Motorcycle Accident Paralysis Injuries
Few things are as terrifying as paralysis. Second only to head injuries, permanent or full-body paralysis are one of the worst that can happen to motorcycle riders. The prospect of losing mobility or the ability to do basic everyday tasks can be a nightmare for someone who enjoys an active lifestyle and the open road.
Unfortunately, 22% of motorcycle crash incidents in the US result in a neck or spinal injury, which can lead to paralysis in severe cases.
The Different Types of Paralysis
Paralysis is the loss of motor function in certain parts of the body. Depending on the severity, it can be localized (such as hand), generalized (such one as one side of the body), or in worst cases, full-body. It can also be temporary or permanent.
There are four types of generalized paralysis:
Monoplegia – when one arm or leg is paralyzed
Hemiplegia – both an arm and leg are paralyzed, usually on the same side of the body
Paraplegia – paralysis from the rib cage down
Quadriplegia – paralysis from the neck down
Because paraplegia and quadriplegia affect the lower part of the body, victims also suffer loss of function of the bladder, bowels and reproductive organs.
The High Toll of Paralysis
NHTSA data shows that spinal cord injuries are the second largest cause of bikers in rehabilitation care, next to brain trauma, and require the longest hospital stay. Of bikers who suffered a spinal injury, 20% were left with permanent complications, while 10% died.
Because paralysis involves the loss of motor function, the toll it takes on victims goes beyond medical costs. A paralyzed rider can expect additional losses in the form of lost wages and long-term rehabilitation costs.
If the rider was not at fault in the accident that caused the paralysis, they can also file for compensation for:
- Pain and suffering
- Permanent disability
- Emotional trauma
- Loss of quality of life
- Punitive damages
Managing Paralysis after a Motorcycle Accident
Riders who suffer a paralyzing accident will usually require extended treatment, in the form of:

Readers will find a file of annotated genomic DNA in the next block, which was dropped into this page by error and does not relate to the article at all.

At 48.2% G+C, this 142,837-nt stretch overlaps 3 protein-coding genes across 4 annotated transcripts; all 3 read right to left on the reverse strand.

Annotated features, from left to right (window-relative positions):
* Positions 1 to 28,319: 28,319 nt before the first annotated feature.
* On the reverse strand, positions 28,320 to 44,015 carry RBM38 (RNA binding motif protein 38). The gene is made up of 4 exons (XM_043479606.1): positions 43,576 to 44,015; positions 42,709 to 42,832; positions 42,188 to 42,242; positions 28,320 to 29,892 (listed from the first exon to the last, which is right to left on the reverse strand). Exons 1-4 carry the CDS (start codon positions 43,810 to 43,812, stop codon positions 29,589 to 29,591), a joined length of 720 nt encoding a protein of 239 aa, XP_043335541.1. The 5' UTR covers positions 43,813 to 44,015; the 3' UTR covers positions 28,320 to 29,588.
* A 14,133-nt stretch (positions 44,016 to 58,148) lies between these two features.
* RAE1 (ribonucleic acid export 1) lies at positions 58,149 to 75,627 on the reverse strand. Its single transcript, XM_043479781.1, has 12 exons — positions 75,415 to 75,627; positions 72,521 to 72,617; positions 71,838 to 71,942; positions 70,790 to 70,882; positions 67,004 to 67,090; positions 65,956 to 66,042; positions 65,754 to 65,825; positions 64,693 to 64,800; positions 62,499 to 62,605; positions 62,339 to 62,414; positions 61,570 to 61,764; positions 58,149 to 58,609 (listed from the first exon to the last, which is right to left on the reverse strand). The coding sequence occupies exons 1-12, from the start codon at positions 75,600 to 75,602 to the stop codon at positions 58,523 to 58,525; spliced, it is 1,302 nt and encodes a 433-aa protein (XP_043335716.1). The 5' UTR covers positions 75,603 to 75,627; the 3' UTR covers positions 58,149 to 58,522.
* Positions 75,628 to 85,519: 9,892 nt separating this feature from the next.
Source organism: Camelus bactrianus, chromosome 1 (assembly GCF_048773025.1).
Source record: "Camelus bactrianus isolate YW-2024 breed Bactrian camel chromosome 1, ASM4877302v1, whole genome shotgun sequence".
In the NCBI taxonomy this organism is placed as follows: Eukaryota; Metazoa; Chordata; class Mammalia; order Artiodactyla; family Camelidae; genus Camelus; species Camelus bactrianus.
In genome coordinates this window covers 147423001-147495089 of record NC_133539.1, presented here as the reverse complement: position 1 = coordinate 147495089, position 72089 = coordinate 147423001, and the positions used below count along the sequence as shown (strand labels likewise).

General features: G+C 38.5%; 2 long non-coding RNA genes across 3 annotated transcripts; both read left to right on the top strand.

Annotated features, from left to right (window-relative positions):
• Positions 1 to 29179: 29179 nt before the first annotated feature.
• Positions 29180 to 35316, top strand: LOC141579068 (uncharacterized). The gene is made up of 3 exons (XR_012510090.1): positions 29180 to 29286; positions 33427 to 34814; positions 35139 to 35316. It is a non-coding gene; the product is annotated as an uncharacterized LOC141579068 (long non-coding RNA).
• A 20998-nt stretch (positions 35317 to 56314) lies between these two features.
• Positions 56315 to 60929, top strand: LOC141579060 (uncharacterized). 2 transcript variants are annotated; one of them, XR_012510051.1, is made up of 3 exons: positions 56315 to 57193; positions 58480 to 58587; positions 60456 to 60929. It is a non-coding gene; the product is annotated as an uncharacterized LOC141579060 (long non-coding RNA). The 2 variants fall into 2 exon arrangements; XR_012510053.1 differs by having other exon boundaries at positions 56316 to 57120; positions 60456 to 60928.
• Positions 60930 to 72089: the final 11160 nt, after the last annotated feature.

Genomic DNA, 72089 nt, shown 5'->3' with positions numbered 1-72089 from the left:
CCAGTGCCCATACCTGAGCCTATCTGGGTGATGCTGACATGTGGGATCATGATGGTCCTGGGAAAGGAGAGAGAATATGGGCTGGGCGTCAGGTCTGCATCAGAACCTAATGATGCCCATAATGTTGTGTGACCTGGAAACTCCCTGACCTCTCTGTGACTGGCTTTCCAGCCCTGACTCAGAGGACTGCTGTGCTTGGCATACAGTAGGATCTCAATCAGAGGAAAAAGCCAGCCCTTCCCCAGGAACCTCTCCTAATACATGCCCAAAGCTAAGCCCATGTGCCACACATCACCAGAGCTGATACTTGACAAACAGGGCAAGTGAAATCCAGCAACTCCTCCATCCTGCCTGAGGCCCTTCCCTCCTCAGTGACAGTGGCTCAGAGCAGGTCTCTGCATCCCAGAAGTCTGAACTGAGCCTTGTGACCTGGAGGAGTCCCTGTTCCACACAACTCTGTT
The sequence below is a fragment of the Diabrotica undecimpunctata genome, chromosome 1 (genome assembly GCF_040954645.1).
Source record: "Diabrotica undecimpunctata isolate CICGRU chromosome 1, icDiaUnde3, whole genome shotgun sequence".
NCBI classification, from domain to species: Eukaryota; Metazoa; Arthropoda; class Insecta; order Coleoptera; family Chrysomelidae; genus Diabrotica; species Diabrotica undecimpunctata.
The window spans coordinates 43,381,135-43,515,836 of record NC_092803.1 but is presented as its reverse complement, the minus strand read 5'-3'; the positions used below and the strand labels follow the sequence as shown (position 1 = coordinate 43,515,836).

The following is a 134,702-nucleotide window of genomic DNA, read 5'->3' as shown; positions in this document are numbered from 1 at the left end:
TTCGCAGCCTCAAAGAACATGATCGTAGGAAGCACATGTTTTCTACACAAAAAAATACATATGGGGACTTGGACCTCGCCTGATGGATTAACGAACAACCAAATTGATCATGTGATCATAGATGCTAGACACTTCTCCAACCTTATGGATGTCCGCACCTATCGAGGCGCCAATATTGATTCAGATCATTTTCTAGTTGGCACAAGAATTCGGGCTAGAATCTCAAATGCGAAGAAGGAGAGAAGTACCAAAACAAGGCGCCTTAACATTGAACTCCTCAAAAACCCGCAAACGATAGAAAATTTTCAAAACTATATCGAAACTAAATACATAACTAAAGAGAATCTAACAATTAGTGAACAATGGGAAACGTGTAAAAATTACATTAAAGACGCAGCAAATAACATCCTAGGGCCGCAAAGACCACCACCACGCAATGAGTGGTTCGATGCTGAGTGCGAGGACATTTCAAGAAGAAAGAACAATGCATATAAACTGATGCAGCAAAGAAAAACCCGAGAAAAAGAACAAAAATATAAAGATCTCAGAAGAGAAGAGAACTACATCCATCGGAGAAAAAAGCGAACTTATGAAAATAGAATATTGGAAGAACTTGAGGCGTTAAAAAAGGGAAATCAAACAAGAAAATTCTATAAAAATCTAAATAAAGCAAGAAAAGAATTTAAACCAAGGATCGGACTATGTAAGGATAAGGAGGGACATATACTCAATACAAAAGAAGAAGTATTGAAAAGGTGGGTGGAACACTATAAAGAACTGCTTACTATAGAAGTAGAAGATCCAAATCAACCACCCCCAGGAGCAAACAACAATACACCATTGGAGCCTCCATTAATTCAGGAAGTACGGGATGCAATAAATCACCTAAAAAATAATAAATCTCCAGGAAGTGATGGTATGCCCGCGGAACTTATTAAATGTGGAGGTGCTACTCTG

- Regular medication
- Surgery (initial or multiple ones, depending on the outcome)
- Physical therapy
- Rehabilitation care
Victims who suffer paraplegia or quadriplegia will require more aftercare support:
- Catheter insertion and training
- Bowel training program
- Extended therapy (physical, plus occupational or vocational)
- Sexual dysfunction support
- Assisted breathing (in cases of chest paralysis)
- Disability counseling
Do Helmets Contribute to Spinal Injuries?
One persistent belief is that motorcycle helmets can cause neck or spine injuries during an accident. The opposite is true: helmets actually minimize the chances of suffering a spine injury when they are properly worn.
In one 5-year clinical study, it was found that helmeted riders were 2x less likely to suffer a spinal injury than non-helmeted riders. They also suffered less cervical spine fractures and fewer torn ligaments.
Another study of motorcycle crashes by Australian researchers showed that 85% of helmets surveyed in the study were damaged, but less than 25% of bikers had a head or neck injury.
Filing a Personal Injury Claim
A paralyzing accident can be one of the worst outcomes for a rider who is used to enjoying life. Apart from extensive medical bills, their new condition can greatly diminish their career prospects, relationships, hobbies, mental health and quality of life.
In paralysis cases, it’s important to consider both the immediate and future expenses it will cause down the road. We recommend consulting a motorcycle accident lawyer to help determine the proper compensation, claim damages and negotiate with the negligent party from a position of strength.
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